At the end of the Revolutionary War, there were an estimated half million Tories in this country. Royalists by temperament, loyal to the King and England, predisposed to government by hereditary royalty and landed nobility, men dedicated to the proposition that all men are not created equal.
After the Treaty of Paris, you know where they went? Nowhere. A few moved back to England, or to Florida or to Canada. But most stayed right here.
Take a look around. Their progeny are still with us among the one percent and their vassals. Spouting adolescent tripe from Ayn Rand, kissing up, kicking down, chasing their masters’ carriages or haughtily looking down their noses at people they consider inferiors.
(cross-posted from Hullabaloo.)
Kinda busy. This shoulda posted at 7 a.m. That means pent up demand for your observations.
Last night a colleague forwarded an email she received from an NC friend:
I was watching the Good Wife on Hulu Plus last night, and this ad with a couple of attractive young people talking about how cool it is that Sean Haugh wants to legalize marijuana. When it came up a few minutes later, I realized it couldn’t be for real, and I searched it on the internet, and yes, it’s the Kochs trying to pull votes away from Kay Hagan.
It is one of a series of 10 commercials that “came as a complete surprise” to Haugh. Whatever you are hearing from pollsters about the senate race in North Carolina, yes, Thom Tillis’ backers are just that desperate. Matt Phillippi at PoliticsNC:
Like many Americans I got rid of cable several years ago and now get a lot of my TV from streaming internet services. I was watching Hulu last night, and saw not one, but two different ad spots supporting Libertarian candidate Sean Haugh. This is odd in itself, because political campaigns rarely advertise there (with the exception of the President in 2012). The ads looked very homespun, and only really got my attention because the message of the first one was “Get Haugh, Get High” with young people holding up pictures of marijuana while wearing tie-dyes and Bob Marley T-Shirts, which seemed a little outlandish even for a Libertarian candidate. The second ad positioned Haugh as the anti-war candidate, and labeled Hagan as a “War Monger” literally labeled, right over her picture. That was when I read the ‘paid for’ tags on the bottom of the ad.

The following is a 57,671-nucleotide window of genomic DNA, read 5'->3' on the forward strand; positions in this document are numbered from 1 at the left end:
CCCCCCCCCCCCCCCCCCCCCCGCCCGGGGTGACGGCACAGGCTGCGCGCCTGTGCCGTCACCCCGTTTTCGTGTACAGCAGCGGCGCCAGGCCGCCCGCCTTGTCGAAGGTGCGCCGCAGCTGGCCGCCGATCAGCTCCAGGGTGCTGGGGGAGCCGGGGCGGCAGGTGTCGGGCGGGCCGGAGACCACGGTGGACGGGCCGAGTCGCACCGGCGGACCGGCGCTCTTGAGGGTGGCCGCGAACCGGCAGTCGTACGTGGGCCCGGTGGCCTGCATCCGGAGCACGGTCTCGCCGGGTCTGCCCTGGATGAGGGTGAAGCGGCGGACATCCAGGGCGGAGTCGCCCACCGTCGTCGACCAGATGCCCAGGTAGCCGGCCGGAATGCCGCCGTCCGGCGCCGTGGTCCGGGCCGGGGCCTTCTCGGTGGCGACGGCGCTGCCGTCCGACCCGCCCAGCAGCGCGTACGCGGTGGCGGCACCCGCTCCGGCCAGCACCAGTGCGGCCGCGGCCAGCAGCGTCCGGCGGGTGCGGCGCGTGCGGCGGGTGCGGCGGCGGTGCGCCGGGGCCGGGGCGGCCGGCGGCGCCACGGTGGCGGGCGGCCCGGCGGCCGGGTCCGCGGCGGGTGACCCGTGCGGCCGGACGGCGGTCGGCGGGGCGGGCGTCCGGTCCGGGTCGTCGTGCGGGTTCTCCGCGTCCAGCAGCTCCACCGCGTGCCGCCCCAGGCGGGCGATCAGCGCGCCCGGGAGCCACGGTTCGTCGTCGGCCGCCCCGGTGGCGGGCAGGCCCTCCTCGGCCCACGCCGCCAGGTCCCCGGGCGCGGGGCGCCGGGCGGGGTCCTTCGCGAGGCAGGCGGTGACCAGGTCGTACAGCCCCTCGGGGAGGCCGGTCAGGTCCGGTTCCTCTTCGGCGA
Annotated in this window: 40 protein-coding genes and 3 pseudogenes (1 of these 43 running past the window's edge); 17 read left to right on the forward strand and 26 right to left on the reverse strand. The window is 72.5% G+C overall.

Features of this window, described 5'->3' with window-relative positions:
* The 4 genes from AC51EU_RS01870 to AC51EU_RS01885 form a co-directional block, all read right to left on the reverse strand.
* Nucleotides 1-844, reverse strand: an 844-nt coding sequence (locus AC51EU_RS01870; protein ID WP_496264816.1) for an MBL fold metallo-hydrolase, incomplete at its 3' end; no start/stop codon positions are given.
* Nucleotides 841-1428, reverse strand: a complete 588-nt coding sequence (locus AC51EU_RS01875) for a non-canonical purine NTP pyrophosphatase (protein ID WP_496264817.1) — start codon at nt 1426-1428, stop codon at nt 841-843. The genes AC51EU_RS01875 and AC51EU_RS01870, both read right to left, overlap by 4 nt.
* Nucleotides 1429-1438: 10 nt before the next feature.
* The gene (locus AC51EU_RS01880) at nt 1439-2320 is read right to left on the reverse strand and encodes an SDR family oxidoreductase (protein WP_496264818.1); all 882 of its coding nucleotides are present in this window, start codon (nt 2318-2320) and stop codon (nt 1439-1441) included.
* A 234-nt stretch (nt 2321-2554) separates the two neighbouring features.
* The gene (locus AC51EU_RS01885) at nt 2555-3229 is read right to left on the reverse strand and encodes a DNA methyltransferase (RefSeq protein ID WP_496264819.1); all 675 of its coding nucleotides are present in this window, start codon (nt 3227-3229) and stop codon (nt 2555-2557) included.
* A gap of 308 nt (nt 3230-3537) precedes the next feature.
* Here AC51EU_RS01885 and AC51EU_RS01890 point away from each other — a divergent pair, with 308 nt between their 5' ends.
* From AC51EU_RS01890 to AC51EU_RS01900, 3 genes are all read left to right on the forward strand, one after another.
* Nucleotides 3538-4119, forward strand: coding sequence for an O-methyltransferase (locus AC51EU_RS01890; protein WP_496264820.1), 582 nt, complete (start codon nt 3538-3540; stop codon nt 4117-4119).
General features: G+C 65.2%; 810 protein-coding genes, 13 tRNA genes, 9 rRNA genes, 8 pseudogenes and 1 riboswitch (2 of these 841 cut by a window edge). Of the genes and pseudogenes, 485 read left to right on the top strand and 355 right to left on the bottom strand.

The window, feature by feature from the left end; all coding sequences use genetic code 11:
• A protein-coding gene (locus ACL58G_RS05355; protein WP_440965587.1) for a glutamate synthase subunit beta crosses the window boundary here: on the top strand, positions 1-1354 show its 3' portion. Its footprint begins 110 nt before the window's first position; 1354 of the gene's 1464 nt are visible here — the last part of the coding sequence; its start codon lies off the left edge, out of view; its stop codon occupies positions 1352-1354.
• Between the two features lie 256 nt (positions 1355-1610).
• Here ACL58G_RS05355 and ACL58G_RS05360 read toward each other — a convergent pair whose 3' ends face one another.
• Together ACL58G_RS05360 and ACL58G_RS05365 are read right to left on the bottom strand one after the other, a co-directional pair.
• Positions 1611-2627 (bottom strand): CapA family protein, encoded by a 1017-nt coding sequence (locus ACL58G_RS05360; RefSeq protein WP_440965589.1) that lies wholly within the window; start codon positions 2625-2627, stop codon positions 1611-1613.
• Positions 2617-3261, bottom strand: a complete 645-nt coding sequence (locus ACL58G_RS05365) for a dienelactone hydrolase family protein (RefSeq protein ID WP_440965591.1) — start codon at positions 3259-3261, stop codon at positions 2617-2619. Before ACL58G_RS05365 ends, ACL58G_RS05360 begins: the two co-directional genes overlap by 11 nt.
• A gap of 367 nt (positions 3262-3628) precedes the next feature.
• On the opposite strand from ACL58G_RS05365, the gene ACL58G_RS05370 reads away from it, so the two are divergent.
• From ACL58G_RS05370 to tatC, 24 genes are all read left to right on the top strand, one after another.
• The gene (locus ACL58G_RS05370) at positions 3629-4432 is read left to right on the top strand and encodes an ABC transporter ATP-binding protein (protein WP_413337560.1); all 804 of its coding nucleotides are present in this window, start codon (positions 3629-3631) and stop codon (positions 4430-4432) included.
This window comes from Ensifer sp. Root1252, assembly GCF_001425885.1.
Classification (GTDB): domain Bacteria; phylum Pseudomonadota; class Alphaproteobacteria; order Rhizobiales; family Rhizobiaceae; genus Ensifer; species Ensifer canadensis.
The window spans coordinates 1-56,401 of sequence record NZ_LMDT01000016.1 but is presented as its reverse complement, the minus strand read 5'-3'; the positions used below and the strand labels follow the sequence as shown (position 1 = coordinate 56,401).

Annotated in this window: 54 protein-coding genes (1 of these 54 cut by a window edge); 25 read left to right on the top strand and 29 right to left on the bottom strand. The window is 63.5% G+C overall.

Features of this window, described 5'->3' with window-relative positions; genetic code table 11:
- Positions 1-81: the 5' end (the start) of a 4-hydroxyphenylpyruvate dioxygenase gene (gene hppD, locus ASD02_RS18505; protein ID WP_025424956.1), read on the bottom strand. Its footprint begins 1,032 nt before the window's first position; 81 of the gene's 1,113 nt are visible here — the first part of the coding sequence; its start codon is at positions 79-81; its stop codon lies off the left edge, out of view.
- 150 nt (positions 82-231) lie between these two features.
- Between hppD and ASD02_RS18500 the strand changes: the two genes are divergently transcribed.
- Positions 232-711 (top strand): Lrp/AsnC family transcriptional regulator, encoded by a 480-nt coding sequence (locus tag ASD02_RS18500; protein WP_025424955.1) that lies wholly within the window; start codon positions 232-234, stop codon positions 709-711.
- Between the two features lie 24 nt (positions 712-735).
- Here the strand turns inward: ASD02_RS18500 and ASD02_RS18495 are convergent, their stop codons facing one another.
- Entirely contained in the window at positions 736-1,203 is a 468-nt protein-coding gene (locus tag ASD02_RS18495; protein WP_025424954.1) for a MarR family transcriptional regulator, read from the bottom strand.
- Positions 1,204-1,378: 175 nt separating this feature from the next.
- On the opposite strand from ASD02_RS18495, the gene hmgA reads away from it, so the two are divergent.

The ads were paid for by the American Futures Fund, a 501(c)4 organization started in 2008 by several members of Mitt Romney’s first presidential primary campaign staff. The organization claims to promote “Conservative, free-market ideals.” In reality the organization spends the majority of its money attacking Democratic candidates. According to Opensecrets.org, during the 2013-2014 cycle, AFF has spent 84% of its money attacking Democratic candidates and 16% supporting Republicans (scroll down on that link for a nice graph illustrating this).
Hagan laughed when I told her on Saturday that Thom Tillis was her best campaigner. Tillis’ backers apparently think so too if they are down to this Hail Mary play in an attempt to draw votes away from Hagan.
Early voting gets under way in North Carolina this morning.
(Cross-posted from Hullabaloo.)
Note: There are 8 Democrats in the Appeals Court race where John Arrowood is listed. He is the candidate endorsed by the NCDP Executive Council.
“Super seals” are not the navy’s newest secret weapon, but they are double super-secret:
Calling their conduct “constitutionally abhorrent,” a federal judge recently chided government prosecutors for working in secret to keep millions of dollars in cash and assets seized from a Las Vegas gambler and his family in a decadelong bookmaking investigation.
In his 31-page opinion, U.S. Magistrate Judge Cam Ferenbach cast light on the little-known court process that allowed the government to file civil forfeiture actions against Glen Cobb, his 82-year-old parents and his stepdaughter under “super seal” with no notice to anyone — not even the family it targeted.
The documents remain sealed in the court’s vault and not logged into any public database —
secret from both the public and affected parties:
“This is unacceptable,” Ferenbach wrote in court papers only recently made public. “Relying on various sealed and super-sealed filings, the government asks the court to rule against private citizens, allow the deprivation of their property and deny them a process to redress possible violations of their constitutional rights through a secret government action that provides no notice or opportunity to be heard.